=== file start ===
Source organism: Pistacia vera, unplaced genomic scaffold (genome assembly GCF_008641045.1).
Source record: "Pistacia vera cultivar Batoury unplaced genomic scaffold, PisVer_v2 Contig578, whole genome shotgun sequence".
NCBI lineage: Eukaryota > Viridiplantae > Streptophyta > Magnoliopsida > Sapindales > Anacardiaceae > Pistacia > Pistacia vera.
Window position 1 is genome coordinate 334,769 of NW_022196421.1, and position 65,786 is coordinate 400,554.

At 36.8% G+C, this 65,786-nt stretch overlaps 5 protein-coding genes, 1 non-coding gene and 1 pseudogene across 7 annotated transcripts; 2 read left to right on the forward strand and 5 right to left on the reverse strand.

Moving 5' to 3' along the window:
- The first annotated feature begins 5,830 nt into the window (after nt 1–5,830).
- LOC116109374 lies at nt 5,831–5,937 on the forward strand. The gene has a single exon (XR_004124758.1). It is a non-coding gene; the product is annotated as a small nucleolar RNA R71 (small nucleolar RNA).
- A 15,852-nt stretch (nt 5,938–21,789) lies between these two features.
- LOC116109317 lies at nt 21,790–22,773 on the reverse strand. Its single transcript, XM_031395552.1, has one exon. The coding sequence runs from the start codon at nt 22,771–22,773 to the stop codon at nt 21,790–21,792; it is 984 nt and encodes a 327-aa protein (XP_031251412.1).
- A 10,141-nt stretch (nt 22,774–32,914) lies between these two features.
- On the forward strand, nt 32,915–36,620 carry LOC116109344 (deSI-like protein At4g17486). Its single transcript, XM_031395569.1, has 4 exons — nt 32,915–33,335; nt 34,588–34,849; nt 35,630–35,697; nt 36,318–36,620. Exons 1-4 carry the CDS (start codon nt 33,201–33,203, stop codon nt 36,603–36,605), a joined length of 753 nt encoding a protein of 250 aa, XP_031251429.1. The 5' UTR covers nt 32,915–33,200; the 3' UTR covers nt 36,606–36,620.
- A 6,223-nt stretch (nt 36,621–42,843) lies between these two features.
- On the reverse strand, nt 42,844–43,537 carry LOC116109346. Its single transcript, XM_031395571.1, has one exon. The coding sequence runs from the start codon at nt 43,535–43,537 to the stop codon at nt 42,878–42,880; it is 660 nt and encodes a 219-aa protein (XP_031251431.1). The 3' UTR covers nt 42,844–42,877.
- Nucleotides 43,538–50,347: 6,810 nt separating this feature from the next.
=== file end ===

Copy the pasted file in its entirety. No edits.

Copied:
Source organism: Pistacia vera, unplaced genomic scaffold (genome assembly GCF_008641045.1).
Source record: "Pistacia vera cultivar Batoury unplaced genomic scaffold, PisVer_v2 Contig578, whole genome shotgun sequence".
NCBI lineage: Eukaryota > Viridiplantae > Streptophyta > Magnoliopsida > Sapindales > Anacardiaceae > Pistacia > Pistacia vera.
Window position 1 is genome coordinate 334,769 of NW_022196421.1, and position 65,786 is coordinate 400,554.

At 36.8% G+C, this 65,786-nt stretch overlaps 5 protein-coding genes, 1 non-coding gene and 1 pseudogene across 7 annotated transcripts; 2 read left to right on the forward strand and 5 right to left on the reverse strand.

Moving 5' to 3' along the window:
- The first annotated feature begins 5,830 nt into the window (after nt 1–5,830).
- LOC116109374 lies at nt 5,831–5,937 on the forward strand. The gene has a single exon (XR_004124758.1). It is a non-coding gene; the product is annotated as a small nucleolar RNA R71 (small nucleolar RNA).
- A 15,852-nt stretch (nt 5,938–21,789) lies between these two features.
- LOC116109317 lies at nt 21,790–22,773 on the reverse strand. Its single transcript, XM_031395552.1, has one exon. The coding sequence runs from the start codon at nt 22,771–22,773 to the stop codon at nt 21,790–21,792; it is 984 nt and encodes a 327-aa protein (XP_031251412.1).
- A 10,141-nt stretch (nt 22,774–32,914) lies between these two features.
- On the forward strand, nt 32,915–36,620 carry LOC116109344 (deSI-like protein At4g17486). Its single transcript, XM_031395569.1, has 4 exons — nt 32,915–33,335; nt 34,588–34,849; nt 35,630–35,697; nt 36,318–36,620. Exons 1-4 carry the CDS (start codon nt 33,201–33,203, stop codon nt 36,603–36,605), a joined length of 753 nt encoding a protein of 250 aa, XP_031251429.1. The 5' UTR covers nt 32,915–33,200; the 3' UTR covers nt 36,606–36,620.
- A 6,223-nt stretch (nt 36,621–42,843) lies between these two features.
- On the reverse strand, nt 42,844–43,537 carry LOC116109346. Its single transcript, XM_031395571.1, has one exon. The coding sequence runs from the start codon at nt 43,535–43,537 to the stop codon at nt 42,878–42,880; it is 660 nt and encodes a 219-aa protein (XP_031251431.1). The 3' UTR covers nt 42,844–42,877.
- Nucleotides 43,538–50,347: 6,810 nt separating this feature from the next.